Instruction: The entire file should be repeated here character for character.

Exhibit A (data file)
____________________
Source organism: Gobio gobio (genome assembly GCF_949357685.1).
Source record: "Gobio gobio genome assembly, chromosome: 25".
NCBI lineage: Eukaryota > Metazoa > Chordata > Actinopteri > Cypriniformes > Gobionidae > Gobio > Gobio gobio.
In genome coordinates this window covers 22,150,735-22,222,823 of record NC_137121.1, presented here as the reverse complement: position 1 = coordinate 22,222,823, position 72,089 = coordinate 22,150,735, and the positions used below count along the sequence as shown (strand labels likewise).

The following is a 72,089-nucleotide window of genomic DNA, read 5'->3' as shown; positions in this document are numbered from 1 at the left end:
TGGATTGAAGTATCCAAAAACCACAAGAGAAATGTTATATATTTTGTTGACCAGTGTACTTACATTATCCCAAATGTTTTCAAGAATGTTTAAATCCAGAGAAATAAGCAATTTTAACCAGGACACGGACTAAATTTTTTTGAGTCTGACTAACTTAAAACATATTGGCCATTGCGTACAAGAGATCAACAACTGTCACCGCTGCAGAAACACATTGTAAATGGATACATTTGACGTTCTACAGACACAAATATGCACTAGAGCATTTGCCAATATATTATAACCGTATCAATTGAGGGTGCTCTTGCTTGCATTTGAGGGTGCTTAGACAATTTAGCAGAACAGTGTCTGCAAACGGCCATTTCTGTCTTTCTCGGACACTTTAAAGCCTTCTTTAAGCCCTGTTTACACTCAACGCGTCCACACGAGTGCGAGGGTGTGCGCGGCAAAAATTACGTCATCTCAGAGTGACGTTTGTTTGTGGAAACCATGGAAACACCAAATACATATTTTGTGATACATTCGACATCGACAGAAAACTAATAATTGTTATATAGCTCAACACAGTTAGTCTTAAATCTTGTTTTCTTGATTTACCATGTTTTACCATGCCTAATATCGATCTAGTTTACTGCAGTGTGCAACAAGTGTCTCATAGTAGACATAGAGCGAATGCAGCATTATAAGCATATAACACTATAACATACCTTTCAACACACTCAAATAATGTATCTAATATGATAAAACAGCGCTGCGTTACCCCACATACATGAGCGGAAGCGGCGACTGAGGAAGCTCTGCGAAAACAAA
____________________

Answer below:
Source organism: Gobio gobio (genome assembly GCF_949357685.1).
Source record: "Gobio gobio genome assembly, chromosome: 25".
NCBI lineage: Eukaryota > Metazoa > Chordata > Actinopteri > Cypriniformes > Gobionidae > Gobio > Gobio gobio.
In genome coordinates this window covers 22,150,735-22,222,823 of record NC_137121.1, presented here as the reverse complement: position 1 = coordinate 22,222,823, position 72,089 = coordinate 22,150,735, and the positions used below count along the sequence as shown (strand labels likewise).

The following is a 72,089-nucleotide window of genomic DNA, read 5'->3' as shown; positions in this document are numbered from 1 at the left end:
TGGATTGAAGTATCCAAAAACCACAAGAGAAATGTTATATATTTTGTTGACCAGTGTACTTACATTATCCCAAATGTTTTCAAGAATGTTTAAATCCAGAGAAATAAGCAATTTTAACCAGGACACGGACTAAATTTTTTTGAGTCTGACTAACTTAAAACATATTGGCCATTGCGTACAAGAGATCAACAACTGTCACCGCTGCAGAAACACATTGTAAATGGATACATTTGACGTTCTACAGACACAAATATGCACTAGAGCATTTGCCAATATATTATAACCGTATCAATTGAGGGTGCTCTTGCTTGCATTTGAGGGTGCTTAGACAATTTAGCAGAACAGTGTCTGCAAACGGCCATTTCTGTCTTTCTCGGACACTTTAAAGCCTTCTTTAAGCCCTGTTTACACTCAACGCGTCCACACGAGTGCGAGGGTGTGCGCGGCAAAAATTACGTCATCTCAGAGTGACGTTTGTTTGTGGAAACCATGGAAACACCAAATACATATTTTGTGATACATTCGACATCGACAGAAAACTAATAATTGTTATATAGCTCAACACAGTTAGTCTTAAATCTTGTTTTCTTGATTTACCATGTTTTACCATGCCTAATATCGATCTAGTTTACTGCAGTGTGCAACAAGTGTCTCATAGTAGACATAGAGCGAATGCAGCATTATAAGCATATAACACTATAACATACCTTTCAACACACTCAAATAATGTATCTAATATGATAAAACAGCGCTGCGTTACCCCACATACATGAGCGGAAGCGGCGACTGAGGAAGCTCTGCGAAAACAAA